MEDIA REALESE THE COALITION OF AFFORDABLE MEDICINES INDONESIA
FOR 3RD PRESIDENTIAL CANDIDATES DEBATE ON EDUCATION, HEALTH, EMPLOYMENT, SOCIAL AND CULTURE THEMES, 17 MARCH 2019
Protect Access To Medicines To Fulfill The Rights Of People’s Health
Jakarta, 16 March 2019 – The Coalition of Affordable Medicines Indonesia demands that the problems regarding the high price of medicines, especially medicine for catastrophic diseases in Indonesia, became the focus of the discussion for the future Indonesian presidential candidates. Because access to medicines, is the key to ensure the state guarantees to fulfill the rights of Indonesian people’s health. The Coalition considers that the issue of drug prices is one of the factors in the problem of BPJS health deficit. BPJS Kesehatan is the health care system in Indonesia.
Muhammad Teguh Maulana, Research and Advocacy Staff of Indonesia for Global Justice (IGJ) for Health and Labor Issues explained that due to the high prices of drugs, several types of cancer drugs such as Trastuzumab, Cetuximab and Bevacizumab should be removed from the BPJS Kesehatan – Indonesia Health Care System. He conformed, “This is to save the high budget for treatment of catastrophic diseases.” Based on the percentage, heart disease required most of the treatment cost (52 percent), then cancer (16 percent), stroke (13 percent), kidney failure (12 percent), thalassemia or blood disorders (2.3 percent), hemophilia or blood clotting disorders (1.7 percent), hepatitis (1.6 percent), and leukemia (1.5 percent).
He added, another thing that will make the drug prices more expensive is “the Threats arising from the existence of FTA and Investment Agreements that is currently being negotiated by Indonesia.” The threat arises from the inclusion of TRIPS-Plus provisions which will confirm the patent monopoly dominance by transnational pharmaceutical companies (Big Pharma).
Barriers to Treatment Access for Dialysis Patients
In addition to cancer, other catastrophic diseases facing the problems due to the deficits in BPJS Kesehatan are hemodialysis patent. The issues of hemodialysis patients for drug accessibility due to the disparity in rates between types of hospitals that affect patients who take hemodialysis in clinics type D, do not get the drugs needed. In this case, the Government is still discriminatory in determining tariffs that have an impact on the quality of patients’ life.
According to Tony Samosir, from the Indonesian Hemodialysis Patients Community (KPCDI), “Recently, BPJS Kesehatan has established a tiered referral system regardless of the patient’s disease type and geographical conditions. The policy of BPJS Kesehatan which requires each user to update the referral letter is very burdensome hemodialysis patients. “This is also due to the physical condition of hemodialysis patients who continues degenerate, disability, orphans, paralysis and the elderly.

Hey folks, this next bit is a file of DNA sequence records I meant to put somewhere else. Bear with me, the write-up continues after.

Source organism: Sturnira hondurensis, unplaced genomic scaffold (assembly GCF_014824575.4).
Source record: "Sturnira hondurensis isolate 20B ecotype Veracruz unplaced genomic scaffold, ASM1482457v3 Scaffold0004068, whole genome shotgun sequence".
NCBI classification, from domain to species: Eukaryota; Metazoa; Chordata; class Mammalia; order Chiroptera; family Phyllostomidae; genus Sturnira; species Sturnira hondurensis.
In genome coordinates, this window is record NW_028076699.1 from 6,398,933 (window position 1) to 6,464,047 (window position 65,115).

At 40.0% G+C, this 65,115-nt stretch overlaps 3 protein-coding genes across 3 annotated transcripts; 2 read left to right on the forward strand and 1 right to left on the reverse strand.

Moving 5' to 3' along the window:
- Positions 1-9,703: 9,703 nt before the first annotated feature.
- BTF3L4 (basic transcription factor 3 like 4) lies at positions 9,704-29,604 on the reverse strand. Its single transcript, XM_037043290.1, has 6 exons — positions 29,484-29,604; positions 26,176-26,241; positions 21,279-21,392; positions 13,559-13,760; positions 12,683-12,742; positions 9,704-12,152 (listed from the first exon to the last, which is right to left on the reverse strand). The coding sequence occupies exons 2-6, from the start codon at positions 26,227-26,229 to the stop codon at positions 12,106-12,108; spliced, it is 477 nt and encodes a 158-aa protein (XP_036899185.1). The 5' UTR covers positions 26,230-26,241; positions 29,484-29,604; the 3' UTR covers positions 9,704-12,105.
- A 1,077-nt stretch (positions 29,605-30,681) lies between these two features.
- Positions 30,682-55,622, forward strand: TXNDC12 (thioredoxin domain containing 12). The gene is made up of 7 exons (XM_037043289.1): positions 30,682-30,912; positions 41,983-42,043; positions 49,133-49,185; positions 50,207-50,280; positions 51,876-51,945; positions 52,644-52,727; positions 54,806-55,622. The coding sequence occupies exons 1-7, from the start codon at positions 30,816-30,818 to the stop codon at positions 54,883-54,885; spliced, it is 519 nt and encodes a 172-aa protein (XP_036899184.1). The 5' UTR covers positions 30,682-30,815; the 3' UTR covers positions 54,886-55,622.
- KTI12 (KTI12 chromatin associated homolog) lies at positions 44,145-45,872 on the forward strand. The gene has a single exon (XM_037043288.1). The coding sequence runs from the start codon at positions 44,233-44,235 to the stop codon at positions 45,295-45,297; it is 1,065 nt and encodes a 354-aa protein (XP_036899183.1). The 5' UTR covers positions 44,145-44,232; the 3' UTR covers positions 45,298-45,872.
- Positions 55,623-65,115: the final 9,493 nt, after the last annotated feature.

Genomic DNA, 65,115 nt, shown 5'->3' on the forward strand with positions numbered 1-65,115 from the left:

Simplify the Access of Rare Generic Drugs
Likewise for the access of rare disease drugs those are mostly included as catastrophic diseases, causing disability and life threatening. There are around 6000-7000 types of rare diseases, which if the total number of patients can reach 10% of the population, but unfortunately, so far, there have not received attention from the government. The lack of availability of rare disease drugs patent (due to the complicated licensing process) especially the generic version, makes the patient’s family have to hunt for drugs to foreign countries, which means only well-of patients can survive.
Indriani Ginoto, Chair of Pulmonary Hypertension Association of Indonesia, urged, “The government to cut license at BPOM and intervene to assist in the procurement of rare generic drugs as completely as possible in Indonesia.” In addition it also provides relief in the form of tax deductions for drugs and medical devices in Indonesia.
Monopoly on ARV Drugs and Utilization of TRIPs Flexibilities
Meanwhile, the fate of patients with infectious diseases who are highly dependent on access to medicines through the government program is not better. Such as for cases of HIV / AIDS that experience a crisis of availability of ARV drugs for PLWHA. The reason is the delay in the procurement of antiretroviral drugs due to suspected corruption because of the high price differences between drugs purchased by the government and the market. Then this alleged corruption case also proves the monopolistic practice of several ARV drug producers in Indonesia.
Patients need candidates who care and brave to utilize the Flexibilities of TRIPs mechanism. According to Aditya Wardhana, Executive Director of Indonesia AIDS Coalition (IAC), “This was done by issuing a Presidential Decree Number 76 of 2012 related to the use of patent by government.” The way is by expanding the scope of the presidential regulation to include other essential life saving medicines not only Antiretroviral (ARV). Thus, ensuring patient access to the qualified medicines could be more affordable.
Aditya Wardhana +62 811-9939-399, Email: firstname.lastname@example.org
Teguh Maulana, Indonesia For Global Justice +62 812 1971 3647,Email:
Tony Samosir, Chairperson of the Indonesian Hemodialysis Patient Community, +62 813-8050-2058
Indriani Ginoto, Chair of the Indonesian Pulmonary Hypertension Foundation +628179931123